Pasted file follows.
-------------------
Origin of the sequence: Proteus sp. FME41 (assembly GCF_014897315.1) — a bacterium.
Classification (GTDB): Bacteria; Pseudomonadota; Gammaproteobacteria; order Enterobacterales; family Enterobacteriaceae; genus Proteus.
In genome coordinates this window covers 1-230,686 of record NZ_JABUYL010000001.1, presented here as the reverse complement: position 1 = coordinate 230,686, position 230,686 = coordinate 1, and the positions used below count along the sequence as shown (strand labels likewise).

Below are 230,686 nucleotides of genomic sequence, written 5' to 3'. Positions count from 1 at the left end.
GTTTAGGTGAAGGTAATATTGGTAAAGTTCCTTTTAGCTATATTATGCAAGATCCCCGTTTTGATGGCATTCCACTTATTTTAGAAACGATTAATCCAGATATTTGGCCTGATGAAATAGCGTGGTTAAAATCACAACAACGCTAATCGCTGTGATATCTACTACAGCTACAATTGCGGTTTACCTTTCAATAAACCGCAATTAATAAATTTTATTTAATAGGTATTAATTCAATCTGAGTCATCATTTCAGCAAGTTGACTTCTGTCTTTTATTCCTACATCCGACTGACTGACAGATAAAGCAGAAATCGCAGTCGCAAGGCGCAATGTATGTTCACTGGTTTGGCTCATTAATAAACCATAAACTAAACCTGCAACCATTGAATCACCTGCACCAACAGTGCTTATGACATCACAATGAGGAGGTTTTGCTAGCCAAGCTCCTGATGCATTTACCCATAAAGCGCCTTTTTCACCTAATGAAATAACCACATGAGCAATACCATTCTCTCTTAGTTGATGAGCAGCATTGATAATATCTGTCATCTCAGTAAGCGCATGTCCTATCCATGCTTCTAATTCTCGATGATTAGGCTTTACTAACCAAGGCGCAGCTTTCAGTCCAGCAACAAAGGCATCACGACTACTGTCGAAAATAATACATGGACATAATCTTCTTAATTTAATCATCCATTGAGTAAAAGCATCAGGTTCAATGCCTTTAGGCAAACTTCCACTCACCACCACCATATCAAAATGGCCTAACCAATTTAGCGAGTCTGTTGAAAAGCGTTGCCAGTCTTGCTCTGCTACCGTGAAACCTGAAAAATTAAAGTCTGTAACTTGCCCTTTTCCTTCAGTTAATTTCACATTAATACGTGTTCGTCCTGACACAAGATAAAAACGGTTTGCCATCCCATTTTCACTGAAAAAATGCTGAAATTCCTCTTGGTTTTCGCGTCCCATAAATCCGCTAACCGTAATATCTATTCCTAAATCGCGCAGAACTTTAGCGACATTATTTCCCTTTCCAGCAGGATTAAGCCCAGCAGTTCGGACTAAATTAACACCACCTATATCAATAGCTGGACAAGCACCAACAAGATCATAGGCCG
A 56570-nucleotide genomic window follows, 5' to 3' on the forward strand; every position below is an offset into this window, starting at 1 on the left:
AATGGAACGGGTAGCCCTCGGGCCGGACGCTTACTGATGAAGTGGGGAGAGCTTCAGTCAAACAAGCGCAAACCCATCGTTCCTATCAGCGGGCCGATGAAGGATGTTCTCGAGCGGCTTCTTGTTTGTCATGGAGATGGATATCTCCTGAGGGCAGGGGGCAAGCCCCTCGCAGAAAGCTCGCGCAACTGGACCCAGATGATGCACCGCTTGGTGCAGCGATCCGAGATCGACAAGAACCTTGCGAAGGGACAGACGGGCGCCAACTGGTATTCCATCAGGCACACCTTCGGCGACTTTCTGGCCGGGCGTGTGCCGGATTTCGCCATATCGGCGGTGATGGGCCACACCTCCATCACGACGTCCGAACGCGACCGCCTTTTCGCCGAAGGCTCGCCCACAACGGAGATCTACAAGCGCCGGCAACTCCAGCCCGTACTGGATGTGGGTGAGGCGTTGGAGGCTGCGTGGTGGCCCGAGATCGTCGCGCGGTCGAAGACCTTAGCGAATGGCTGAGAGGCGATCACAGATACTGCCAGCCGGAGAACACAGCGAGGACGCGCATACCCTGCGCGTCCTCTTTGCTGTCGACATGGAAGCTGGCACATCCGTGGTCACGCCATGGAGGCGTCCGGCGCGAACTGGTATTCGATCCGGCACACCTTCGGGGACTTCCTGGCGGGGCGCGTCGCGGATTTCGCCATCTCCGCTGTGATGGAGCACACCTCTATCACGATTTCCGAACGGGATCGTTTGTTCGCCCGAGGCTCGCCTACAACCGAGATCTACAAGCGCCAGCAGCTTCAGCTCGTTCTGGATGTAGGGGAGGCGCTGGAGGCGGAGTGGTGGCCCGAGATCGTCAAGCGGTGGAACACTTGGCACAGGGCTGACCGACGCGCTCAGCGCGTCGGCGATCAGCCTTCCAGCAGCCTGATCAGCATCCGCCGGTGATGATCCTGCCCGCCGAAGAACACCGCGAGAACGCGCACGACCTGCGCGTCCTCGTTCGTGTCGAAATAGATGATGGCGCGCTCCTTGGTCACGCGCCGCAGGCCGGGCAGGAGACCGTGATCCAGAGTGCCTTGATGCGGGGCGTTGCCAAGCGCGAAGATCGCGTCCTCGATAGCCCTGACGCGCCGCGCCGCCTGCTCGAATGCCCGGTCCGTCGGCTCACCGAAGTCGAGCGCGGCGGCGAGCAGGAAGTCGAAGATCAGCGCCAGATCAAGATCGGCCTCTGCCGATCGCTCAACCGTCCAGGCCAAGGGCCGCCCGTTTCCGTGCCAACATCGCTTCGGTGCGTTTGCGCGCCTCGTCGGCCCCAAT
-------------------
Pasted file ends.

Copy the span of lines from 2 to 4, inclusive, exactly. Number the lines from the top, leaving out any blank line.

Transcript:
Classification (GTDB): Bacteria; Pseudomonadota; Gammaproteobacteria; order Enterobacterales; family Enterobacteriaceae; genus Proteus.
In genome coordinates this window covers 1-230,686 of record NZ_JABUYL010000001.1, presented here as the reverse complement: position 1 = coordinate 230,686, position 230,686 = coordinate 1, and the positions used below count along the sequence as shown (strand labels likewise).

Below are 230,686 nucleotides of genomic sequence, written 5' to 3'. Positions count from 1 at the left end.